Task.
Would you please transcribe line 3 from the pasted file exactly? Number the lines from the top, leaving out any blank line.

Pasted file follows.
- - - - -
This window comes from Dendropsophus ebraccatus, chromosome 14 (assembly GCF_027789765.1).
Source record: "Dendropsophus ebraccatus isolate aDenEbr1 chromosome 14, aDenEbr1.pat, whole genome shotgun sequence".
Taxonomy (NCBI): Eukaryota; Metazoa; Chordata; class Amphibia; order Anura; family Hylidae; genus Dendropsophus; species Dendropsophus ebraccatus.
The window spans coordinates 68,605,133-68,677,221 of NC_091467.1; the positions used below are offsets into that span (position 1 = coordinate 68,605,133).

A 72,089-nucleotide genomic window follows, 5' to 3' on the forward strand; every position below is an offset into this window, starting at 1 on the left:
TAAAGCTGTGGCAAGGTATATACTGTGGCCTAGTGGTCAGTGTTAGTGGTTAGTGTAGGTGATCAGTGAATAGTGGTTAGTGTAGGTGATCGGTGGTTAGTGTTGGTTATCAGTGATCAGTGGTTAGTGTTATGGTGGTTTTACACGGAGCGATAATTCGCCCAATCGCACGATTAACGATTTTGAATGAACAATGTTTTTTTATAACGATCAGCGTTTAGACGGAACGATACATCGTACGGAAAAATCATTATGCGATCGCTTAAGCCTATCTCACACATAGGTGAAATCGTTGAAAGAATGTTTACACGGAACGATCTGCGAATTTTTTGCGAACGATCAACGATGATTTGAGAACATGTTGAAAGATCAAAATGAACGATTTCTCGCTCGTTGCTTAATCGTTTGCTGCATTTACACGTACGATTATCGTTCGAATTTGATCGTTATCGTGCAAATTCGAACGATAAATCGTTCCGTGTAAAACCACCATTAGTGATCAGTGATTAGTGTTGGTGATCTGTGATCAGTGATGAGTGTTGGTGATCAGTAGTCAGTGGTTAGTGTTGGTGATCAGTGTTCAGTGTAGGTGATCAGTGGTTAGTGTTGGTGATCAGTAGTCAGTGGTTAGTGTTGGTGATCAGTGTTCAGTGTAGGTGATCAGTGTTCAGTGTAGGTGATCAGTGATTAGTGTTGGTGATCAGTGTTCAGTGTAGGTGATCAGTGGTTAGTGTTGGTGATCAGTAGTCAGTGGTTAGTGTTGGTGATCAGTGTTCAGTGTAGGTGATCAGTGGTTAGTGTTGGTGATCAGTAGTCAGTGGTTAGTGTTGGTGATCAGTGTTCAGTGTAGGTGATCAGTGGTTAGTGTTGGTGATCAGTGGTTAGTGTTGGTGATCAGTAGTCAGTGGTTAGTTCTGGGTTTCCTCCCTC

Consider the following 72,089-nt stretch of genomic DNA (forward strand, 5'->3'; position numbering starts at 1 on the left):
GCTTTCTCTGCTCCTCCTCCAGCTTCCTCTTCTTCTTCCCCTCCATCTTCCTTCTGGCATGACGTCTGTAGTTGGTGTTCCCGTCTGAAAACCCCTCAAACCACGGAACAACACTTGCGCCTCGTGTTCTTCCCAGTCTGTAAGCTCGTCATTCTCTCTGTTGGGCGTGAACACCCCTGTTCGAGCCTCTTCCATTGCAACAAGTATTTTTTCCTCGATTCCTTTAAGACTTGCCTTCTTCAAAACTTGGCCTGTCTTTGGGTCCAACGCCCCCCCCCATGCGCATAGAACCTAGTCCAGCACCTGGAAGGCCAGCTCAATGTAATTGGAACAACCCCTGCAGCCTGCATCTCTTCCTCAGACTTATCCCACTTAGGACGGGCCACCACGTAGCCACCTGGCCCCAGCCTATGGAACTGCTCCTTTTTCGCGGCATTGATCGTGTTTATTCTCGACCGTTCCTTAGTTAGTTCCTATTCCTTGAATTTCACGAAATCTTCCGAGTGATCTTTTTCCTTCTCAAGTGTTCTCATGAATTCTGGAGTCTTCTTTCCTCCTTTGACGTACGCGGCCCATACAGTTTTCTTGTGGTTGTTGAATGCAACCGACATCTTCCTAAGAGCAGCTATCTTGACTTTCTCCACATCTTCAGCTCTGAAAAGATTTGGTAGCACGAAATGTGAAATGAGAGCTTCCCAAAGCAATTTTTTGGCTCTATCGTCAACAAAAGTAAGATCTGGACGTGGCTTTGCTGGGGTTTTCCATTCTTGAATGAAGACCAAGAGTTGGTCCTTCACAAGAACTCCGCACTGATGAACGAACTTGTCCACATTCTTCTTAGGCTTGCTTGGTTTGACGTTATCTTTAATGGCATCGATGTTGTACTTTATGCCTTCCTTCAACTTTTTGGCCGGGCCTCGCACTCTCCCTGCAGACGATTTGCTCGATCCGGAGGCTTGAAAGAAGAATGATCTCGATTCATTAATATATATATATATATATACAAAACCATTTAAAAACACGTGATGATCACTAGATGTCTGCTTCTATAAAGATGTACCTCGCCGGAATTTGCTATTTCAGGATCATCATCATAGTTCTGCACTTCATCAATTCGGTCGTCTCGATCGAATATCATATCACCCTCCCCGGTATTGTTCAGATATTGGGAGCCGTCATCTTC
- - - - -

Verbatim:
Taxonomy (NCBI): Eukaryota; Metazoa; Chordata; class Amphibia; order Anura; family Hylidae; genus Dendropsophus; species Dendropsophus ebraccatus.